Without a cooling interval, excitation will cause ions having trajectories of relatively large amplitude oscillation (and typically higher kinetic: energy) to be lost by exceeding the trap dimensions.
Another significant aspect of the above behavior is that the average energy (average in some abstract sense) of the ions remaining in the trap will be higher after a cooling interval followed by an energy transfer process because from a statistical point of view the initially lower energy orbits are relatively less depleted by the result of large energy transfer from the trapping field (leading to losses of ions).
The above observations are clearly a matter of degree. Consequently, one achieves a proportional effect in the average energy characteristics of ion motion for a given operating point close to a stability boundary, depending upon the prior cooling time interval. Any procedure which may be interposed during the cooling time may also result in disturbance to the trapped ions in the sense of introducing high amplitude oscillations. In the abstract, such a procedure is benefitted generally by the prior cooling time. In particular, ion selection may be interposed during the cooling time.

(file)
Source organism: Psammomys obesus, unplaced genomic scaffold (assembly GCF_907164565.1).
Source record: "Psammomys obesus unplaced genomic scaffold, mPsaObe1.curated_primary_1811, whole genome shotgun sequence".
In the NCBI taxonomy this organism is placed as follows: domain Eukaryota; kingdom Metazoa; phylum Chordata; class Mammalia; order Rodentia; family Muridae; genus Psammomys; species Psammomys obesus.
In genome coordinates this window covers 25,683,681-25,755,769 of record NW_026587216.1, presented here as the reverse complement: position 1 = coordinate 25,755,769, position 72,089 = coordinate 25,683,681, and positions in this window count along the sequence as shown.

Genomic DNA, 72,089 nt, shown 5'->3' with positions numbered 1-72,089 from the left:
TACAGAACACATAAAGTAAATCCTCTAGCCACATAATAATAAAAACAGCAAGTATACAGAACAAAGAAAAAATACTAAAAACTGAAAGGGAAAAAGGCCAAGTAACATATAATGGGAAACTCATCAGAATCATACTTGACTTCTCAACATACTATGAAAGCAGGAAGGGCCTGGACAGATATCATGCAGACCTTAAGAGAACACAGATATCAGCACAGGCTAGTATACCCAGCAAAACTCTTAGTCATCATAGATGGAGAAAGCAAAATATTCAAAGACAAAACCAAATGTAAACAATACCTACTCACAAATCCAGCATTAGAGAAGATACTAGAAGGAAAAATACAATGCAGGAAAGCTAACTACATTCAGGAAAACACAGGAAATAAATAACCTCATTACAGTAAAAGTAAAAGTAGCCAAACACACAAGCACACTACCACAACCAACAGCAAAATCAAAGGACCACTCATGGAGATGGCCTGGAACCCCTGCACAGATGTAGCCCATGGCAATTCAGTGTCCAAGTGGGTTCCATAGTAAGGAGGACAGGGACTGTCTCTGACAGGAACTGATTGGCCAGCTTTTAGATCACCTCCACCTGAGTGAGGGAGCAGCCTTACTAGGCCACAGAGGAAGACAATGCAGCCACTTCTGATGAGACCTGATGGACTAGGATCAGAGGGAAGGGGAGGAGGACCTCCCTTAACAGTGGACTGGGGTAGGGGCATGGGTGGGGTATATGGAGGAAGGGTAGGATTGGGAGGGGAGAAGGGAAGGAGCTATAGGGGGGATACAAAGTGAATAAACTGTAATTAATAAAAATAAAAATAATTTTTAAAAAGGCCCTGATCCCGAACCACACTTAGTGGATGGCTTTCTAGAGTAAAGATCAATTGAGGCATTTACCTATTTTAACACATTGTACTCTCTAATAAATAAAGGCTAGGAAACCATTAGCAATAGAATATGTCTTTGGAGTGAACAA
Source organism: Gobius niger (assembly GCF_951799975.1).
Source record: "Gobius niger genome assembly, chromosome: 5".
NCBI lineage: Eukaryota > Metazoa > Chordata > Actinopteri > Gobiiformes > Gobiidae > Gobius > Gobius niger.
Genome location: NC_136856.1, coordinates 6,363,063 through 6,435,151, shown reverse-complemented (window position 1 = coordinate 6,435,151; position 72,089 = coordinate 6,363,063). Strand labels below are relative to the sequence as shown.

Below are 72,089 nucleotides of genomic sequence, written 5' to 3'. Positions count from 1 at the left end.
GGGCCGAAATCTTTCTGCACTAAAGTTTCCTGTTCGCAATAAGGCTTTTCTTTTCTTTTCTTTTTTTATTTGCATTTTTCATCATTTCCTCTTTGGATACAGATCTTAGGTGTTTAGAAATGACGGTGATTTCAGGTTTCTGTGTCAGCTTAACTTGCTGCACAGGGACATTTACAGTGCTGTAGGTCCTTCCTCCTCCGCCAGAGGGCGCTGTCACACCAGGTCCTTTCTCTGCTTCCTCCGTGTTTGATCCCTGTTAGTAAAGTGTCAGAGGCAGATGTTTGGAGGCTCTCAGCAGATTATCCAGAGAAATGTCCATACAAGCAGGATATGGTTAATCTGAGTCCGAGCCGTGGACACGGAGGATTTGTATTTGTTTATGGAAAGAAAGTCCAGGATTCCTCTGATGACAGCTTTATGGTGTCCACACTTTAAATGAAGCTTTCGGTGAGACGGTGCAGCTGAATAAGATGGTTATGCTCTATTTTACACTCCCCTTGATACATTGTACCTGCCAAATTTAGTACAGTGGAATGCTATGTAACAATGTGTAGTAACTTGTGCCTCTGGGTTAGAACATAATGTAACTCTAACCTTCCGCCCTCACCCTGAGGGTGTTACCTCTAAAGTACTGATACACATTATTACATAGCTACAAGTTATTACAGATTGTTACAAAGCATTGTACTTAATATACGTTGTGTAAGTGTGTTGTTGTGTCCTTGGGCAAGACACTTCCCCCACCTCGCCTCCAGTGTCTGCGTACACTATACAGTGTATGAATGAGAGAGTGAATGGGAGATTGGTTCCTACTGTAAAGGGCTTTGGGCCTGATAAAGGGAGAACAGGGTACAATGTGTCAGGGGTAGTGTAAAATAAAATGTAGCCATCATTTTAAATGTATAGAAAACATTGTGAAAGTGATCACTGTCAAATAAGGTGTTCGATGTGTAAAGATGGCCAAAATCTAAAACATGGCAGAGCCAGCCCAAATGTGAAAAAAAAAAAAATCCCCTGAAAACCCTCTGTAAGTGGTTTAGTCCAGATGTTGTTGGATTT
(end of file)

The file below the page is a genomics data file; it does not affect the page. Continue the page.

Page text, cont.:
FIG. 1 is schematic illustration of a typical quadrupole ion trap apparatus suitable for the present invention.
FIG. 2 is a quadrupole ion trap stability diagram.
FIG. 3 shows an operational sequence for practicing the invention.
FIG. 4 describes dissociation modes of the particular sample (m/e 227) in relation to several observed masses.
FIG. 5 shows the cooling time dependence for fragment masses observed at buffer gas pressure 1×10-5 torr.
FIG. 6 shows the cooling time dependence for fragment masses observed at buffer gas pressure 4×10-4 torr.
FIG. 7 shows the cooling time dependence for fragment masses observed at buffer gas pressure 8×10-4 torr.
FIG. 8 shows the cooling time dependence for fragment masses observed at buffer gas pressure 1.2×10-4 torr,